Friends! I'm back with another delinquent Project Runway recap. After last week's team-challenge-slash-bloodbath, all the designers seemed to be happy to call a truce and play nicely this week. Bert and Anthony Ryan shelved their "you're lying/no you are" confrontation, and Anya declared a clean slate was good for everybody. Which was particularly welcome for this week, because if everybody kept their claws out I would have been likely to shriek "Not in front of the children!" at my screen. Because this week involved kids!
That's right, Heidi announced to the designers that they were going to go back to the classroom for this challenge, and honestly all I could really wonder was if Heidi sits in front of a mirror and practices being mysterious and coy. Because her vague, "I know something you don't know" eye-twinkling charm is practically an art form. Which, as it turns out, connects strongly to the actual challenge she twinkled about.
This week, the designers teamed up with young art students from the Harlem School of the Arts to create an avant garde look inspired by their kids' paintings. Normally, on Project Runway, kids are a death knell in almost any challenge. Designing for them, designing with them - it's usually a disaster, and everyone knows it. Especially Viktor, who declared, "Working with children! ...how cute is that," with the most deadpanned monotone he could muster.
But even Viktor couldn't resist the charms of these adorably artistic teenagers, most of whom spoke with such genuine thoughtfulness it was hard to believe they were anywhere from 11 to 17 years old. Laura Kathleen in particular got sage words from her partner Kai, who, when told about LK's disastrous performance last week, simply offered the bon mots: "Failure is opportunity in disguise." Now, I'm pretty sure Kai wasn't the first person to say this, but hell, even if she read it on the inside of a chocolate wrapper, I was still damn impressed she had the wisdom to retain it and offer it up to Laura honestly with actual helpful intent. Turns out Laura was too - she asked the eleven-year-old if she could have her phone number so Kai could talk her through her problems. Hee!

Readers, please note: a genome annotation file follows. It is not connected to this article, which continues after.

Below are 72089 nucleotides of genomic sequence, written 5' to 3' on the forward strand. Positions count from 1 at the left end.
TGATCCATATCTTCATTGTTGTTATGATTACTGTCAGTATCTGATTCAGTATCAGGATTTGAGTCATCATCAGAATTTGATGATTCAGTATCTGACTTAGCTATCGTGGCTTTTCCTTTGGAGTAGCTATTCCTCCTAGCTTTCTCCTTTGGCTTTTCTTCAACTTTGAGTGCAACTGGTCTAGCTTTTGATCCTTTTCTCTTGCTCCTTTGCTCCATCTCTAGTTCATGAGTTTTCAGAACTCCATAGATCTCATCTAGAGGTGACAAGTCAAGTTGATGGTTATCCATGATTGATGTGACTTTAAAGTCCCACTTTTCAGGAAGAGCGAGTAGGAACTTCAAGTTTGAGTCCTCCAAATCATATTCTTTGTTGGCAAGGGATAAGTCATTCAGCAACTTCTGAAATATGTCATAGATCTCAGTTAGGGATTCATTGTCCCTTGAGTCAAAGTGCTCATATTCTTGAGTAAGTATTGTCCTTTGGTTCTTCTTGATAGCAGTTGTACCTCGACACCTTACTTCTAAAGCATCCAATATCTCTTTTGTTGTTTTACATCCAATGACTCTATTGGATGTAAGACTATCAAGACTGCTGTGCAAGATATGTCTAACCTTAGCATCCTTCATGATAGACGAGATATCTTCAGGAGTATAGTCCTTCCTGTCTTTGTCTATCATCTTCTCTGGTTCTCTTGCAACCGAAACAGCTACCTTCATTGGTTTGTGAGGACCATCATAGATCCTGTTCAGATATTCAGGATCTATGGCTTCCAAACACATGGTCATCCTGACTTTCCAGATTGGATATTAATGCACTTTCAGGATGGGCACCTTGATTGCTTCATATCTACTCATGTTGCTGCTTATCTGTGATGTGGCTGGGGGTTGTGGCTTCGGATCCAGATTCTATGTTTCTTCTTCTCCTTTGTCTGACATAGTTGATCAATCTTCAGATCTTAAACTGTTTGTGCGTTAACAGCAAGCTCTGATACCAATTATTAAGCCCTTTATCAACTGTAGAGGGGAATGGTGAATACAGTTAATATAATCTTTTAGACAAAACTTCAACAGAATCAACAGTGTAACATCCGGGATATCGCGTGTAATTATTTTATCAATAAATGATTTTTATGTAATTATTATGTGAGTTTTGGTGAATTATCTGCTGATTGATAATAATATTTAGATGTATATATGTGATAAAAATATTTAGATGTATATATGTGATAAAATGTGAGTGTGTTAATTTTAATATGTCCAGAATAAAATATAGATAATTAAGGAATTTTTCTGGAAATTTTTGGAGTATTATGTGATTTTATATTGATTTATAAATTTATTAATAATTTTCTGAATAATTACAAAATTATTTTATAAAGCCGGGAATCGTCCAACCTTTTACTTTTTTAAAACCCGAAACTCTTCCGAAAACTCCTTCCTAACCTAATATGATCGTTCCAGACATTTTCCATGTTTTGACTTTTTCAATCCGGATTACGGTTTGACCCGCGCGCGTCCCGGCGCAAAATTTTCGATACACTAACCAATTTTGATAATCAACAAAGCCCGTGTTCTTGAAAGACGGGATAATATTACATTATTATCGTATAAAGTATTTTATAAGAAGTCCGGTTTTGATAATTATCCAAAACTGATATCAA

Meanwhile, Viktor's partner Skyy, an open-minded and free-speaking self-declared New Yorker, completely disarmed Viktor with her forwardness, and then won him over by episode's end. How adorable was it to see Viktor go from "I'm never having kids" to his little fist pump when he found out Skyy would be at the runway show with him? What a cute little transformation.
In truth, every single one of those kids was absolutely delightful, and I loved that they got to be involved in a collaborative creative process - and taken seriously. No kid was made fun of or marginalized, and every designer seemed to have a significant amount of respect for their younger counterparts. But really, it'd be hard not to. Each piece of art was well-done and fascinating, and each kid understood artistry enough to give thoughtful criticism while still letting their designer interpret the original work the way they thought best.